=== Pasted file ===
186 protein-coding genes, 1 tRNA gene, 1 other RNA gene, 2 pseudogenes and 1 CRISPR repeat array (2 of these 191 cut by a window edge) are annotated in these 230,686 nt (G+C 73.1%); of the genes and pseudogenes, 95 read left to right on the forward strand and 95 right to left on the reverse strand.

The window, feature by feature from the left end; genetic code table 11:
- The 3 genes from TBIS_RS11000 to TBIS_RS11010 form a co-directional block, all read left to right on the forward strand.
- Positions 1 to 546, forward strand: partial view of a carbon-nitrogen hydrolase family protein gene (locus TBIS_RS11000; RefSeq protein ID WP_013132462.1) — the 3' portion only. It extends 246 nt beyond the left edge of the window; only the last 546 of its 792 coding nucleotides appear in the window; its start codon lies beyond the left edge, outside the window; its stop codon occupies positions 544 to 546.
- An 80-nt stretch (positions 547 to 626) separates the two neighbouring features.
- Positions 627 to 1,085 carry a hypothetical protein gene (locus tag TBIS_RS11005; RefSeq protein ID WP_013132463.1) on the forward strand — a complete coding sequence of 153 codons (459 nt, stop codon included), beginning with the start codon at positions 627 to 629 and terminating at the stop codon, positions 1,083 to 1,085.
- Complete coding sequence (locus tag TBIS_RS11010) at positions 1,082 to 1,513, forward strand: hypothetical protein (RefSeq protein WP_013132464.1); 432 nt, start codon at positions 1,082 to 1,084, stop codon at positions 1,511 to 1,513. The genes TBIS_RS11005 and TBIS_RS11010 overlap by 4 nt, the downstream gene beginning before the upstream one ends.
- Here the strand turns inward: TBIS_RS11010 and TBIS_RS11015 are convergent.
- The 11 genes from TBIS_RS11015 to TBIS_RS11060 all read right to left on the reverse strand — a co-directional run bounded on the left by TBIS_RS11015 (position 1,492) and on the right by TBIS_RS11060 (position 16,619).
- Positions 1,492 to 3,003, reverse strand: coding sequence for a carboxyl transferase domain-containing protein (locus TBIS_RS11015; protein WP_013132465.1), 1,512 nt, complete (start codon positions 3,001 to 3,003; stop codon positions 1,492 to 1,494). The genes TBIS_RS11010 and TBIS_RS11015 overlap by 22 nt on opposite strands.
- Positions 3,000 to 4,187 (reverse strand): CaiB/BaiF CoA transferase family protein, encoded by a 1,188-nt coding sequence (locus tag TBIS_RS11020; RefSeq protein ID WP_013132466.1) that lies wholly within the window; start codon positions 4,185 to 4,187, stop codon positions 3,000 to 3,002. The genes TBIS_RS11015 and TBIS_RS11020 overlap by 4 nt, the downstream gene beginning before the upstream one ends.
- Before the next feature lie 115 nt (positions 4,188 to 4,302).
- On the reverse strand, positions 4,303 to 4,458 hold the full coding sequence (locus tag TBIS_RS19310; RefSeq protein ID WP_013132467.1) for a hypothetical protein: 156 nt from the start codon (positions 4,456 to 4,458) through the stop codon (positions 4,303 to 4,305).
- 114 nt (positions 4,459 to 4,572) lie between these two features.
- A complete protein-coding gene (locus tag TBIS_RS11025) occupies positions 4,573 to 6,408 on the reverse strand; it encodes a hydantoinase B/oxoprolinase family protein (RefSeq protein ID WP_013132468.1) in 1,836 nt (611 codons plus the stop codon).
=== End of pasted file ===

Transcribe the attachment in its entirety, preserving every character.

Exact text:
186 protein-coding genes, 1 tRNA gene, 1 other RNA gene, 2 pseudogenes and 1 CRISPR repeat array (2 of these 191 cut by a window edge) are annotated in these 230,686 nt (G+C 73.1%); of the genes and pseudogenes, 95 read left to right on the forward strand and 95 right to left on the reverse strand.

The window, feature by feature from the left end; genetic code table 11:
- The 3 genes from TBIS_RS11000 to TBIS_RS11010 form a co-directional block, all read left to right on the forward strand.
- Positions 1 to 546, forward strand: partial view of a carbon-nitrogen hydrolase family protein gene (locus TBIS_RS11000; RefSeq protein ID WP_013132462.1) — the 3' portion only. It extends 246 nt beyond the left edge of the window; only the last 546 of its 792 coding nucleotides appear in the window; its start codon lies beyond the left edge, outside the window; its stop codon occupies positions 544 to 546.
- An 80-nt stretch (positions 547 to 626) separates the two neighbouring features.
- Positions 627 to 1,085 carry a hypothetical protein gene (locus tag TBIS_RS11005; RefSeq protein ID WP_013132463.1) on the forward strand — a complete coding sequence of 153 codons (459 nt, stop codon included), beginning with the start codon at positions 627 to 629 and terminating at the stop codon, positions 1,083 to 1,085.
- Complete coding sequence (locus tag TBIS_RS11010) at positions 1,082 to 1,513, forward strand: hypothetical protein (RefSeq protein WP_013132464.1); 432 nt, start codon at positions 1,082 to 1,084, stop codon at positions 1,511 to 1,513. The genes TBIS_RS11005 and TBIS_RS11010 overlap by 4 nt, the downstream gene beginning before the upstream one ends.
- Here the strand turns inward: TBIS_RS11010 and TBIS_RS11015 are convergent.
- The 11 genes from TBIS_RS11015 to TBIS_RS11060 all read right to left on the reverse strand — a co-directional run bounded on the left by TBIS_RS11015 (position 1,492) and on the right by TBIS_RS11060 (position 16,619).
- Positions 1,492 to 3,003, reverse strand: coding sequence for a carboxyl transferase domain-containing protein (locus TBIS_RS11015; protein WP_013132465.1), 1,512 nt, complete (start codon positions 3,001 to 3,003; stop codon positions 1,492 to 1,494). The genes TBIS_RS11010 and TBIS_RS11015 overlap by 22 nt on opposite strands.
- Positions 3,000 to 4,187 (reverse strand): CaiB/BaiF CoA transferase family protein, encoded by a 1,188-nt coding sequence (locus tag TBIS_RS11020; RefSeq protein ID WP_013132466.1) that lies wholly within the window; start codon positions 4,185 to 4,187, stop codon positions 3,000 to 3,002. The genes TBIS_RS11015 and TBIS_RS11020 overlap by 4 nt, the downstream gene beginning before the upstream one ends.
- Before the next feature lie 115 nt (positions 4,188 to 4,302).
- On the reverse strand, positions 4,303 to 4,458 hold the full coding sequence (locus tag TBIS_RS19310; RefSeq protein ID WP_013132467.1) for a hypothetical protein: 156 nt from the start codon (positions 4,456 to 4,458) through the stop codon (positions 4,303 to 4,305).
- 114 nt (positions 4,459 to 4,572) lie between these two features.
- A complete protein-coding gene (locus tag TBIS_RS11025) occupies positions 4,573 to 6,408 on the reverse strand; it encodes a hydantoinase B/oxoprolinase family protein (RefSeq protein ID WP_013132468.1) in 1,836 nt (611 codons plus the stop codon).